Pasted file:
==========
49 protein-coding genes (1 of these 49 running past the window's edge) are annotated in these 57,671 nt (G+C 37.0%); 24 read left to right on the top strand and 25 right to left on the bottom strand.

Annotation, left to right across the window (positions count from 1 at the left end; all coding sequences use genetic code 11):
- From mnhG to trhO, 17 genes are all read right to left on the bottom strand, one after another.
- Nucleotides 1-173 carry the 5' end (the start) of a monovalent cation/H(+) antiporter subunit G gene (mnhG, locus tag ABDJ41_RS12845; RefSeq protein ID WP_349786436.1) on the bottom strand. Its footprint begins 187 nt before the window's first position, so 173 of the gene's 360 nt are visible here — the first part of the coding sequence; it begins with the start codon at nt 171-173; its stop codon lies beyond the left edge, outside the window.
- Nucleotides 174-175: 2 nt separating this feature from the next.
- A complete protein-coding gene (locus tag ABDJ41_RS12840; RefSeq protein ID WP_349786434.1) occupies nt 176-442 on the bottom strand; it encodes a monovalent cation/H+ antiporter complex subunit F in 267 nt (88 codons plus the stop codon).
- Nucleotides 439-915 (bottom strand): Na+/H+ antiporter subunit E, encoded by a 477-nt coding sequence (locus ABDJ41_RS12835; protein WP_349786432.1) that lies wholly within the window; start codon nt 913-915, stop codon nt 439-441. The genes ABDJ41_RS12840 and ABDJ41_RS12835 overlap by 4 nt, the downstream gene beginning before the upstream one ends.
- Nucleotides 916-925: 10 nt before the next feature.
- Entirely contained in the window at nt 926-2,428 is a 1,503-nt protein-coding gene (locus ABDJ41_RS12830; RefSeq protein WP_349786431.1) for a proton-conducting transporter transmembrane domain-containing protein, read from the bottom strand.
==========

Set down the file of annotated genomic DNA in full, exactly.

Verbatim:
49 protein-coding genes (1 of these 49 running past the window's edge) are annotated in these 57,671 nt (G+C 37.0%); 24 read left to right on the top strand and 25 right to left on the bottom strand.

Annotation, left to right across the window (positions count from 1 at the left end; all coding sequences use genetic code 11):
- From mnhG to trhO, 17 genes are all read right to left on the bottom strand, one after another.
- Nucleotides 1-173 carry the 5' end (the start) of a monovalent cation/H(+) antiporter subunit G gene (mnhG, locus tag ABDJ41_RS12845; RefSeq protein ID WP_349786436.1) on the bottom strand. Its footprint begins 187 nt before the window's first position, so 173 of the gene's 360 nt are visible here — the first part of the coding sequence; it begins with the start codon at nt 171-173; its stop codon lies beyond the left edge, outside the window.
- Nucleotides 174-175: 2 nt separating this feature from the next.
- A complete protein-coding gene (locus tag ABDJ41_RS12840; RefSeq protein ID WP_349786434.1) occupies nt 176-442 on the bottom strand; it encodes a monovalent cation/H+ antiporter complex subunit F in 267 nt (88 codons plus the stop codon).
- Nucleotides 439-915 (bottom strand): Na+/H+ antiporter subunit E, encoded by a 477-nt coding sequence (locus ABDJ41_RS12835; protein WP_349786432.1) that lies wholly within the window; start codon nt 913-915, stop codon nt 439-441. The genes ABDJ41_RS12840 and ABDJ41_RS12835 overlap by 4 nt, the downstream gene beginning before the upstream one ends.
- Nucleotides 916-925: 10 nt before the next feature.
- Entirely contained in the window at nt 926-2,428 is a 1,503-nt protein-coding gene (locus ABDJ41_RS12830; RefSeq protein WP_349786431.1) for a proton-conducting transporter transmembrane domain-containing protein, read from the bottom strand.